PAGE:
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macrumors newbie
Original poster
Feb 20, 2013
I took my black MacBook to some guy off yelp to fix my screen and now I think he might of switched my computer!

Nothing matches. Not the serial number. Not the copyright stamp on the bottom. Nothing.

He said its because he switched my keyboard as well. Which he did. But I didn't tell him too. And the worst part is its still broken!

I called and he said that hell fix the problem real fast. But that I have my MacBook. He just said because he switched the keyboard, the serial numbers don't match. Is that it?

I feel like he just moved everything from my computer to a crappy one. I bought mine in 2009 and it says 2007. None of the scratches match.

Anyone with some advice? He sent me a picture of my old keyboard with my serial Number. But I don't know what to think. Help!


macrumors G3
Mar 26, 2008
West Suburban Boston Ma
if it was on Yelp, post a comment on Yelp that the guy is a criminal who steals your computer. and your computer is probably gone for good. I hope you had a backup of your data.


macrumors 65816
May 15, 2009
Go for the most plausible scenario. I am paraphrasing a famous saying here, never attribute to malice what should be attributed to stupidity.

The guy runs a business. He advertises on Yelp, so he's probably trying to build a reputation. He may stumble in building a reputation. Don't get me wrong; he has to be accountable for that. However, people who take a 2009 laptop and give you back a different, 2007 laptop, are scammers. Career scammers typically don't use Yelp. Scammers do not attempt to build an online reputation, using the same name they use when they scam you. Like the white van people hanging out in mall parking lots, scammers do not have any roots - they are not wasting their time posting business listing on reputation building websites that only benefits them if they are accountable to their customers, because the scammer's plans do not involve being accountable to anyone.

It is more likely he swapped the keyboard to save his own ass from embarrassment. Whether the embarrassment was from a) not knowing it was broken when it was given to him because he didn't check it out properly in front of you before fixing it, or b) breaking it during the repair process, I am unsure. I'm inclined to say A because it is **REALLY** hard to f#&k this part up doing this repair, you would have to be a total imbecile to do such a thing - but I've employed enough people by now to never doubt the idiocy of others. So B is very likely possible.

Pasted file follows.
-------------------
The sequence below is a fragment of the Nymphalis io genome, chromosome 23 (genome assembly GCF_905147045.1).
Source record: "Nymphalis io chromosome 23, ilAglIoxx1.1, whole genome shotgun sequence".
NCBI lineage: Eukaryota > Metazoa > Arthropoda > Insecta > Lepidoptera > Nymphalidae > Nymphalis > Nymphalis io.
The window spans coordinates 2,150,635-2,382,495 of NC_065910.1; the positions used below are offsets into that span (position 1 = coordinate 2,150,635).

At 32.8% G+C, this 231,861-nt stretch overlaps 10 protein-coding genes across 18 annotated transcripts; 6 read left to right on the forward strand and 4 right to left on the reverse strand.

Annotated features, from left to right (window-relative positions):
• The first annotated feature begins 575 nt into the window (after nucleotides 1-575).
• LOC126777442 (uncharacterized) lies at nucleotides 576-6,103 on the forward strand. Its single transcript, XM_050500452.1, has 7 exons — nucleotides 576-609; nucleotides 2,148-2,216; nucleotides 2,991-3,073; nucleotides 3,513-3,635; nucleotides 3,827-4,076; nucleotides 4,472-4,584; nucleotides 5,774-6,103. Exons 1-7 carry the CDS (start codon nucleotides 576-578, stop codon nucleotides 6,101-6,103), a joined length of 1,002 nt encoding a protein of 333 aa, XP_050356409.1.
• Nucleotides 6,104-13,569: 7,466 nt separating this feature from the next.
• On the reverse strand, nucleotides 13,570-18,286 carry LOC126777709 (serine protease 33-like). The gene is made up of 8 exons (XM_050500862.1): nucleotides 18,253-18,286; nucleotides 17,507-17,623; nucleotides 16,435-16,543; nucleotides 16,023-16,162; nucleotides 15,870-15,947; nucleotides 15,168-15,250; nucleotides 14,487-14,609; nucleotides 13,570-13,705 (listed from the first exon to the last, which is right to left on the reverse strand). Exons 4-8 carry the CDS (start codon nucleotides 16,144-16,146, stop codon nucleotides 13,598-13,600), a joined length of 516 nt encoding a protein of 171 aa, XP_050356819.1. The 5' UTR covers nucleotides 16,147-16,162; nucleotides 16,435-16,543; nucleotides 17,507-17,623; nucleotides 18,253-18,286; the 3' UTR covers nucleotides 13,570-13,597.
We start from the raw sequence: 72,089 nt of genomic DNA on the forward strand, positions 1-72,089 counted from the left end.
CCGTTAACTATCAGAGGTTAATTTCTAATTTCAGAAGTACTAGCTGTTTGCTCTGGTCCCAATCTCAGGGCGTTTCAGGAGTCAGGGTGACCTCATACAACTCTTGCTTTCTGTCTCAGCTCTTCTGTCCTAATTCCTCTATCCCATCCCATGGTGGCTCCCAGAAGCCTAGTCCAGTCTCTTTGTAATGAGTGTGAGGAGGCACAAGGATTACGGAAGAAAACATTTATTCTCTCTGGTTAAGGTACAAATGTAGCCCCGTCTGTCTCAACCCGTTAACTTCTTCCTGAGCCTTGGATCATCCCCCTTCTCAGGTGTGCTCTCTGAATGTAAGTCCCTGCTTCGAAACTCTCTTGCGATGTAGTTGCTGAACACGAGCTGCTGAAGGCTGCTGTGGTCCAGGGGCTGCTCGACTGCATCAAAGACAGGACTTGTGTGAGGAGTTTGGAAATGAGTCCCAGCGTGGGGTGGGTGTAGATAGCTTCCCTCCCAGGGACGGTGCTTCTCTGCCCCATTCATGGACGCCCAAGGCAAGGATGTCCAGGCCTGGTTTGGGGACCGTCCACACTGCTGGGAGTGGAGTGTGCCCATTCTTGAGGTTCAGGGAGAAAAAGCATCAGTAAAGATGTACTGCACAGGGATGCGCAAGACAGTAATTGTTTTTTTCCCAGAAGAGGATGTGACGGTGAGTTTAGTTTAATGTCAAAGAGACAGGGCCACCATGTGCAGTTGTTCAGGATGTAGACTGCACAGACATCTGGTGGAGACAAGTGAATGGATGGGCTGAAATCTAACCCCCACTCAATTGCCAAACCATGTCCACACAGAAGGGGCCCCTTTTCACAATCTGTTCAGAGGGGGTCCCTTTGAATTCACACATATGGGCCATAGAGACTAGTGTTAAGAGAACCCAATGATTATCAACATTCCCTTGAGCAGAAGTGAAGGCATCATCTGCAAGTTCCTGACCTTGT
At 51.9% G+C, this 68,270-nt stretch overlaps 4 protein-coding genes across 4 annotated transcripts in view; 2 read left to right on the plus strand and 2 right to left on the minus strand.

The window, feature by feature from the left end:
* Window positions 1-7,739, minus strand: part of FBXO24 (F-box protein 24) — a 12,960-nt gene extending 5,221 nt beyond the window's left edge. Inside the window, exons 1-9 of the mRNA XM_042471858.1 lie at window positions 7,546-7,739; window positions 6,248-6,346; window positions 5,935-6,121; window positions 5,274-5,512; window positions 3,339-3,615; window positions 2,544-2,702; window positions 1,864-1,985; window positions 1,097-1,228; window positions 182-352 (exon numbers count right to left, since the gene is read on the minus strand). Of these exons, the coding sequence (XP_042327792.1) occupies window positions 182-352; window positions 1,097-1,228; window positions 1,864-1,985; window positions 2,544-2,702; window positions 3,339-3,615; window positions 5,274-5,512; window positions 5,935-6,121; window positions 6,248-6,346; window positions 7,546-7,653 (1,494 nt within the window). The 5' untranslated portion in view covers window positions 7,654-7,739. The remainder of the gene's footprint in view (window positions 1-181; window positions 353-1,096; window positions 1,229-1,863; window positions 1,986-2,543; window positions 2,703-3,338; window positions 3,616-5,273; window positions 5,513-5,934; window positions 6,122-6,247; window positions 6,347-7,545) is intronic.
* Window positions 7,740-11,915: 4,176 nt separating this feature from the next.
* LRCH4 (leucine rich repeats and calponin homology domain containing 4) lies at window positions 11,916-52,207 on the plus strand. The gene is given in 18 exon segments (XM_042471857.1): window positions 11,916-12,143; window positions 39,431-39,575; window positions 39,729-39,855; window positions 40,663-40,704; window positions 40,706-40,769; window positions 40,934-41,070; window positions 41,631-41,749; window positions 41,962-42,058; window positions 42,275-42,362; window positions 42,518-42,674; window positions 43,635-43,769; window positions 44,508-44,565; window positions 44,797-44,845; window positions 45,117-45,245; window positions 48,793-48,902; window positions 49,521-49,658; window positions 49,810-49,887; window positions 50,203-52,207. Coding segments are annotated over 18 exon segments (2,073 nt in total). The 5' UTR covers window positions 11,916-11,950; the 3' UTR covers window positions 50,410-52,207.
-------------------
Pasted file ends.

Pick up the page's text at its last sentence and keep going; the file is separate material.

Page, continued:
The serial number is stored in the motherboard, but it is printed physically on the laptop. It is possible to change the serial number that shows on the outside of a laptop by replacing the keyboard. It is not possible to change the serial number the machine reads while it is turned on, by replacing the keyboard.

Check the serial number of the laptop in the about this mac section. If the serial number in the about this mac section matches the picture he sent you of your keyboard, than he likely just switched the keyboard and is telling the truth.

If you need to yell at the dude for replacing the keyboard, that's fine. If you need to yell at him for the computer not functioning properly, go ahead. If you didn't ask him to replace the keyboard and he did so anyway, he has some explaining to do. Maybe he noticed that the keyboard was ****ed up and didn't bring it up to you because he was afraid he would be blamed for breaking it. I've had enough experience on this to make a four part video series of my experience hoping to help some junior technicians avoid these scenarios through better communication.

Maybe he DID break something on the keyboard, so he swapped it so you wouldn't know he broke it. Either way, it sounds like poor communication is all he is guilty of so far, until you check the rest of the laptop. I'm not excusing poor communication by any means - poor communication is what leads to customer paranoia, and communication is the responsibility of the technician. What I'm saying is, save accusing him of thieving the laptop until you know he did it. You may find people are more helpful when you approach them with less paranoid intentions.
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macrumors 65816
Sep 3, 2009
A scenario like this is the reason that when things go wrong with my MBP. I'm either taking it to a reputable repair shop (which I have done with my old MBP), or talking to my cousin(-in-law) who just happens to live down the street.

Good luck, I hope you get this figured out ASAP!

Brian Y

macrumors 68040
Oct 21, 2012
Well, the serial is printed on the Upper Case, which contains the keyboard. But still, the real question is why he didn't fix the screen.

The bottom scratches I have no idea about - But I often forgot to switch stickers over wen replacing MacBook top cases (the serial is on a sticker on the top case, so replacing the keyboard, and not moving the sticker over, would change the serial). Check the serial that's shown in about this mac?


macrumors 65816
Jun 26, 2010
Best scenario is that he screwed up and accidentally gave you someone else's computer.

Worst scenario is that he cheated you.

I have to agree that if he's on Yelp then it's more likely he screwed up than he is a thief.

Good luck and let us know how it turns out.
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